You’re amazing! Think for a MINUTE about what you would have done if you’d felt good and hadn’t walked! The mind boggles!!!!

And I realised she was right. Like so many things in life this race did not go as planned. But I had done what I had set out to do. And more than that – I had given up in a race (something I have always been afraid of) and then started up again. Something I did not really want to learn, but did and something to stick in my pocket in future reference.

So I have moved on. I think I have BQed, I can’t imagine my time changing, but I’ve let it go. I’ll make my plans (and have that bottle of champagne) when I hear from the BAA (either way..). And I’m not running the Bizz Johnson. In part because, let’s face it, I know myself well enough to know that I would try to run a better race than Berlin. And I also know that running another marathon hard, 3 weeks after a previous one, is possibly not a great idea. I am going to save my legs (and knees) for Boston. But also because, by not detouring to Susanville for 3 days, I can go on a bigger road (and hiking and camping) trip with my parents. So often running comes first for me, and I don’t regret that or apologise for it, but 3 weeks after a marathon I am going to choose my family. And after a week of wilderness (Sequoia National Park, Sierra National Forest, Yosemite National Park and then some wine tasting around Lodi) I am driving to the Bay Area to stay with the wonderful Maritza and meet up with as many Rohos as I can fit into 48 hours. Eating, drinking, talking, running – it’s going to be hard but I think I can do it.

And I’m back on the road yes – faithfully working through Pfitzinger’s 6 week recovery plan. I’m erring on the side of caution and rest – if I’m not feeling it I’m not running – but this week has been good. 5 milers have brought the pleasure back pretty quickly.

See you soon, good night and thank you. From the bottom of my heart – thank you.


19 thoughts on “>Moving on

  1. >You are totally amazing. I'm envisioning you popping that champagne and smiling that beautiful smile when the official word comes down. Well done my friend, well done.

  2. >You are the best! I know it is so, so hard that our big moments are rarely the ay we want them to be. Believe me! I KNEW that e-mail had to come from Jeanne. Just knew it!Enjoy your trip. I can't wait to hear all about it.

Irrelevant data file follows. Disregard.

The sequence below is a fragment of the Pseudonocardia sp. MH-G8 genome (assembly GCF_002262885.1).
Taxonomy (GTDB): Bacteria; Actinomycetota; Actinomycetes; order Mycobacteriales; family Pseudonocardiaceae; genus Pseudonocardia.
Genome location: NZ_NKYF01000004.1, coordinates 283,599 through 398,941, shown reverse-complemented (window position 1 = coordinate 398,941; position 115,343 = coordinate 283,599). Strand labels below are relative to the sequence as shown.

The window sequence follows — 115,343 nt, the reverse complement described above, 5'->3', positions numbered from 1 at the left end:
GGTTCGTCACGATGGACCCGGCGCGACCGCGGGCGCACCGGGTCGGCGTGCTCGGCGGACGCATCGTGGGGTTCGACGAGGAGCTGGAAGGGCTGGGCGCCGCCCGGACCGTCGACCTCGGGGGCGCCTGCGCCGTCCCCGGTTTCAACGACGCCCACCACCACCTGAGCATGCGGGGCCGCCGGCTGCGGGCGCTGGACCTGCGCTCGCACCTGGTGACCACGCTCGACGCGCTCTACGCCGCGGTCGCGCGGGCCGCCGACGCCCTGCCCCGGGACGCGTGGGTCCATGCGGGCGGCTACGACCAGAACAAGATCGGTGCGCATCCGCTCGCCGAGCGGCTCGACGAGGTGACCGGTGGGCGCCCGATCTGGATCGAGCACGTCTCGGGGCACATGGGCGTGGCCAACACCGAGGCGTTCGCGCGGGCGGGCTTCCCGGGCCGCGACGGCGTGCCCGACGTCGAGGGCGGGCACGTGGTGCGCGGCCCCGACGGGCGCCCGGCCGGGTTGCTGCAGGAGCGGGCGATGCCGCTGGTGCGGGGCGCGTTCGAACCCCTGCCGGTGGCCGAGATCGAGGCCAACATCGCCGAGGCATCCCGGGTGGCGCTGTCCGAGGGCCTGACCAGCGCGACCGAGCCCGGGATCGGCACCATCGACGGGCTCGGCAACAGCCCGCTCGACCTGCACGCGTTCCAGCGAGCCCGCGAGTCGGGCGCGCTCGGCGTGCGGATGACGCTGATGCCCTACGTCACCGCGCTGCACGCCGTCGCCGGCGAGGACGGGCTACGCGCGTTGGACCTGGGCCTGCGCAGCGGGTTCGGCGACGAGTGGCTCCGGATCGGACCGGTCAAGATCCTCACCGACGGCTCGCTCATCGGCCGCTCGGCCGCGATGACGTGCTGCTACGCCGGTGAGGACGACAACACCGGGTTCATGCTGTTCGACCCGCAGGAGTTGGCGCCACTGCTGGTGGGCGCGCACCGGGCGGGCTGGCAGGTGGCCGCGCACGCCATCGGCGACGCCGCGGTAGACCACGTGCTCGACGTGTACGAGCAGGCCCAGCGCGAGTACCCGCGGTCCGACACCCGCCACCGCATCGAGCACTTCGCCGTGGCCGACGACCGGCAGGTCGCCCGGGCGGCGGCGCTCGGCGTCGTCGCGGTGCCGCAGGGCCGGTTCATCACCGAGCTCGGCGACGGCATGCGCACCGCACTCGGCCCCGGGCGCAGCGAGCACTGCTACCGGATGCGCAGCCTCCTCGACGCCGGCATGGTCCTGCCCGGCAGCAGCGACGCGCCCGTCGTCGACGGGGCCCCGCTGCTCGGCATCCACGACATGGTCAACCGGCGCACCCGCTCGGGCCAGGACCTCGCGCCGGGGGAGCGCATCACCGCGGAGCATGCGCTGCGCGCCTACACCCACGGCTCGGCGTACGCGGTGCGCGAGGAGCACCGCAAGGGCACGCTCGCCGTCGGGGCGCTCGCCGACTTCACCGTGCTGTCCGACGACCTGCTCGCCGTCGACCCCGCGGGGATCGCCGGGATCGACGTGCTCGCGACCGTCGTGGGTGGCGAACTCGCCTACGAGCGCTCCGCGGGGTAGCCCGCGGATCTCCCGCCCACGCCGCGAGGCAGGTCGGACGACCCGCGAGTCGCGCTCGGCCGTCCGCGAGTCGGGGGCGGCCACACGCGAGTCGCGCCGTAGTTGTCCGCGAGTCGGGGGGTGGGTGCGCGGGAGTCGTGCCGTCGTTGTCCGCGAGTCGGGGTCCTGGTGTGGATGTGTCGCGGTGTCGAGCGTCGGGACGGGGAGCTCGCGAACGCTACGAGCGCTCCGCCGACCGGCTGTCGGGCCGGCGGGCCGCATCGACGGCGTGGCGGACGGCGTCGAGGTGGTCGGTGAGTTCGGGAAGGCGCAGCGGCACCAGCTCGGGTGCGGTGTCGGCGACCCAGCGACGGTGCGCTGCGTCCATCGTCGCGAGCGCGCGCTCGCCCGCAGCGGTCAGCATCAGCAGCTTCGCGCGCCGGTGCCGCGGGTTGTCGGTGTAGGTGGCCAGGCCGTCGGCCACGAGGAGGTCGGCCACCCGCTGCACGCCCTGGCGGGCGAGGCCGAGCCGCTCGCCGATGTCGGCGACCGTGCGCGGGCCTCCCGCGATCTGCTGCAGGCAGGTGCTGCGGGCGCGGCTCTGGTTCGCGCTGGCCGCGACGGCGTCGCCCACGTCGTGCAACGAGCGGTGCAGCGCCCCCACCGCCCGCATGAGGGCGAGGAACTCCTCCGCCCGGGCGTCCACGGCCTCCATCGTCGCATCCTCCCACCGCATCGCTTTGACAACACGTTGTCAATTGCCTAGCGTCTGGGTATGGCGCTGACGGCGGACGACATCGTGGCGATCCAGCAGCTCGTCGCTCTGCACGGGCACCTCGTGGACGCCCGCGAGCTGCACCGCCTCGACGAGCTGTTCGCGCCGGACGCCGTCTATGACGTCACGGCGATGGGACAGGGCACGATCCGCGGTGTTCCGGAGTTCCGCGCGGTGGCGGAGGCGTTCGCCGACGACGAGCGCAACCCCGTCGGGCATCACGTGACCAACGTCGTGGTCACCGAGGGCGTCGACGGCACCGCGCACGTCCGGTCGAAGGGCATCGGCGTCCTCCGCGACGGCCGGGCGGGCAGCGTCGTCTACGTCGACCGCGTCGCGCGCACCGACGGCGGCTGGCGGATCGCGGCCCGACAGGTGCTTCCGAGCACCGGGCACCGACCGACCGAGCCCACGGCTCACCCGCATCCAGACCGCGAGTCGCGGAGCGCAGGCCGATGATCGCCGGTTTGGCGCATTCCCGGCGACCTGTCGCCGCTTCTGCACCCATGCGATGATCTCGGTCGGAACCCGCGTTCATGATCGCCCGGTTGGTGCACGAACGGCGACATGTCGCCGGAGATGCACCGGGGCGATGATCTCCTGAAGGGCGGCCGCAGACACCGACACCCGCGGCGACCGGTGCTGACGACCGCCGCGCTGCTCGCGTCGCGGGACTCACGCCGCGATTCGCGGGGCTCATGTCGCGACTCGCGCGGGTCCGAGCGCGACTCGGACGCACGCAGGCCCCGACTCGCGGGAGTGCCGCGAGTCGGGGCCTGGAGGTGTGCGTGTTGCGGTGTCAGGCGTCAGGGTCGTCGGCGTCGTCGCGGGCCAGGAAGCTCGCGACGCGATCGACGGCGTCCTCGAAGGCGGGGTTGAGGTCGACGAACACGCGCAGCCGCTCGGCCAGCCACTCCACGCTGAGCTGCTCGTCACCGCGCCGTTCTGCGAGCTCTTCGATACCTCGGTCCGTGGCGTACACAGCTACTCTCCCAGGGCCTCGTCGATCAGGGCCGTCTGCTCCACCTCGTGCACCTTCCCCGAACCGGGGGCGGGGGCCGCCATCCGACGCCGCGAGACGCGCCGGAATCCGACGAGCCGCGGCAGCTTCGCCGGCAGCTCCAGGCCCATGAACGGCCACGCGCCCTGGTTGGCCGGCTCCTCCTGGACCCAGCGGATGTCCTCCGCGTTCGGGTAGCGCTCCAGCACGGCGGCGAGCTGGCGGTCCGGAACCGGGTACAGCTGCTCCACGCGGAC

3. >Nice post. You getting up from that chair and going back out onto the course was a heroic move to me. (Was that annonymous emailer NBTR?) Enjoy your USA trip, sounds like you'll see a lot of nice places. Funny story (to me). My sister at age 19 came back from a trip across Europe with a brand new British husband in tow (that was a surprise when she & he showed up at our front door on Staten Island–those were the 70s). Trying to get to know him, I asked him the next morning, a Thursday, what he would like to do that weekend. Staten Island is part of NYC for those who have never run the NYCM, greatest marathon bar none (except maybe Boston), So he says, I dunno, I'm flying back to England on Monday but we'll take a car trip I guess, I've always wanted to see the Grand Canyon, maybe we'll pop over there to see that. This Brit had no idea of the distances involved, it wasn't even like driving from London to Glasgow, this was a three-day drive to stand on an overlook.

  4. >Given time – you'll take a lot of important learning from Berlin and that will inform your future races. At some point in the future you will realise that there is valuable learning and growth in every running experience, good or bad. I just hope Berlin sort out the official timings, and quickly

  5. >Excellent retrospective analysis.If you have again that voice asking: who are you to think that you can do this? You just answer: I am Petra Duguid. That's who I am….BESOS!! and keep running…. proud of you, sincere-lee, lizzie lee

  6. >Bizz was just a back-up in case the BQ didn't pan out at Berlin. There's really no need to run it hard but if you know you will, definitely best not to put yourself in a position to do so. I'm sure family time will go very far in rejuvenating your spirits and perhaps also in alleviating certain concerns about running negatively affecting your life.Congrats again on overcoming all those gremlins during your race!!

  7. >I'm beginning to learn that races nevre go as planned and more often then not you have to dig deep and push aside those nagging thoughts. Congrats on doing just that and fighting to race until the finish! I can't wait to hear that your BQ is "official". Until then just keep on celebrating! See you very soon 🙂

  8. >so glad you are able to move on and celebrate your BQ now!! cannot wait to celebrate it with you in person!!! very good call enjoying your trip to cali too 🙂 see you soon!!